August 7, 2021
“Wednesday was the first time I saw my aunt since the pandemic first started a year and a half ago. It was the first time she saw my tattoos, and when she asked for the meaning of the monarch butterfly on my arm, I gave her the same answer I give everyone: ‘Me recuerda a mis raíces, de donde vengo (It reminds me of my roots, where I come from).’
I’m realizing that my truth goes a lot further than that. I have been thinking about what an abolitionist relationship to borders looks like at a personal level, and I’m reminded of Harsha Walia when she says that ‘borders are not natural law.’ This feeling of limbo, of feeling unrooted throughout the past two years, of struggling to find stability in between the different places I have come to call home.... It’s a symptom of the separation that border enforcement inherently implies.
The butterfly is a homage both to the life story I’m creating and to the life stories of the folks that came before me. It’s ingrained on my skin as a reminder that this feeling of being unrooted is, in itself, a part of my ‘raíces, de donde vengo.’ The folks before me left the homes they knew and created new ones, crossing borders and rivers and feeling as unrooted as I imagine butterflies sometimes do.
As I move through different places on this Earth, from México to the Río Grande Valley to all over the East Coast, I am reminded that life is too divine, too vast, too complicated to be confined by borders, both physical and not. I am reminded that my strongest roots are those that are entangled in my own being and in the relationships I’ve built with others, beyond any physical location.
These are the thoughts on my mind as I sit at the airport waiting for my flight back to Philly... transcending borders, just like my folks always have.”
I look down at my phone screen and read the words I wrote last summer. I scroll through the pictures in the Instagram post: a selfie with my siblings in the hotel lobby; a picture of the bus my aunt left on that day; a rainbow painted across the sky as we crossed the border back.
I pull up my shirt sleeve and trace the outline of the butterfly on my arm, feeling the slightly raised skin... all the places where the needle pierced through.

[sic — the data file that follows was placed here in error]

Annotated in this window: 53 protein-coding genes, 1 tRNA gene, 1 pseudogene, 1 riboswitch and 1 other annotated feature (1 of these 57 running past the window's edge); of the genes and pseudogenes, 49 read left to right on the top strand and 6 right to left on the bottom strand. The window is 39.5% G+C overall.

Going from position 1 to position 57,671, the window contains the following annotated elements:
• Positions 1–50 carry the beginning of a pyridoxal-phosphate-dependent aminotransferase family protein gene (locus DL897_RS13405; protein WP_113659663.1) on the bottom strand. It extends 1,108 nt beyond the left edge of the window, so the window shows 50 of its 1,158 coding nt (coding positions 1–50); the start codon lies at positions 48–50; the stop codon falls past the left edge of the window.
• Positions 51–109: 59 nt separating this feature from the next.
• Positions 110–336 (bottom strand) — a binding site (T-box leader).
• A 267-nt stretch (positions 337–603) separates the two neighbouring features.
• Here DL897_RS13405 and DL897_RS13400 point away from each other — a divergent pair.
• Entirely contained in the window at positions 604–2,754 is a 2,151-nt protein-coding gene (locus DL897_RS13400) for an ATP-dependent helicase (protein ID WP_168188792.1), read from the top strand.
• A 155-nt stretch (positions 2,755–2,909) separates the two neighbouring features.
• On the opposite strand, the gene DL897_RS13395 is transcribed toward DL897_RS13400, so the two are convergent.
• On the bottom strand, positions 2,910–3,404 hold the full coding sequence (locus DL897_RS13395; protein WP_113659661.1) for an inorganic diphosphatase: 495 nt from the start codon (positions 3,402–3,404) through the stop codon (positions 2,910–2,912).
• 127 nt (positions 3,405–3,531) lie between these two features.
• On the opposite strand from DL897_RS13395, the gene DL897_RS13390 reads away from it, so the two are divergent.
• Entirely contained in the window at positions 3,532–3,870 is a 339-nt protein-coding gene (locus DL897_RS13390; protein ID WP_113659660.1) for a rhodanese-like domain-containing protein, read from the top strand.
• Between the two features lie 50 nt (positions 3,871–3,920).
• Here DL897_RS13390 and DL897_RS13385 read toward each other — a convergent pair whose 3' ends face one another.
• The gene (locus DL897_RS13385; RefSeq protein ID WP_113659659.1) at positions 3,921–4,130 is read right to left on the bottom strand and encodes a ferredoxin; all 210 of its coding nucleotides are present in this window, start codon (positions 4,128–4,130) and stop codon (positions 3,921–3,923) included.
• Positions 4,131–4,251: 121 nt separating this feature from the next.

“If they come back, they come back in a casket.”
In many ways, this project is a reflection of the experiences I carry in my being; knowledge about borders and migration and longing that my body has racked up over time. It’s why, I think, I managed not to fall apart each time I interviewed these deported veterans.
“It’s like you’re just left alone to die.”
Sus voces (their voices)... ache and pain through every syllable, every breath; an agony no being was ever meant to endure; an agony beyond the borders of the skin, beyond the borders I knew too well.
“I was left there, alone, without anything or anyone to reach out to.”
Organized abandonment. That’s what Ruth Wilson Gilmore calls it—the threads of racial capitalism shaping and reshaping institutions and life circumstances against marginalized people, murdering them before the slowness of old age is able to.
“He’s brown... let’s deport him.”
We have been socialized to find blame in each other, to view our traumas as a moral failure instead of seeing them as a symptom of their true cause: a system that privileges whiteness, wealth, and citizenship.
Mainstream immigration narratives advocate for the “good” immigrants—to deport the criminals, not the humble workers; but pitting entire livelihoods against one another only serves to invisibilize the truths we carry.
“It’s the ones in most distress who need the most resources.”
Countless veterans come back from deployment with wounds deeper than our eyes can see. The PTSD, the depression, the suicidal thoughts... but who do they turn to when the medical care they were promised is mediocre at best?
“It’s our only way of coping.”
The binaries we are often seduced into—legal vs. illegal, good vs. bad—are all justifications for making people disposable. We learn to rank certain lives above others; we stop looking past the categories we group people into.
“He’s a criminal. Of course he should be deported.”
Criminal. A better word would be criminalized, for is it not the state’s fault that veterans turn to drugs to begin with? Someone can get deported for coping with a mental health disorder, but the system that failed him remains untouched.
“Crime and harm are not the same.”
Ripping someone away from their community; sending kids to underfunded schools; not paying people a living wage. These are all violent, and yet none of these are crimes, because it is the state that holds a monopoly on violence; it alone decides when violence is legitimized and when it is not.
“It’s up to us to connect the dots.”
The politics of abolition call us to be critical thinkers; to question the role of prisons, to ask why military recruiters target low-income Black and Brown communities, to untangle what it really means to be categorized as “at-risk”, as “illegal”, as a “citizen.”
“We all end up in the same dirt, anyway.”
Life is not black and white. This project has made me realize that many truths exist at once, and I cannot claim abolitionist politics without acknowledging this. I cannot call for the abolition of prisons without also calling for care and resources for those most vulnerable to the system’s grasp.
"Dismantle it all, but provide abundance."
... I look out the window in front of me. I hear the bells ringing across campus. I take a deep breath, running my fingertips across the flowers inked on my wrists. The song playing on my speaker trails off...
“... llegarán... las endorfinas... que nos hagan liberar... lo que oprime...”
(“... the endorphins... that will liberate us... from what oppresses us... will arrive...”)
It’s like Michelle Alexander so brilliantly said. “Accept all of us or none.”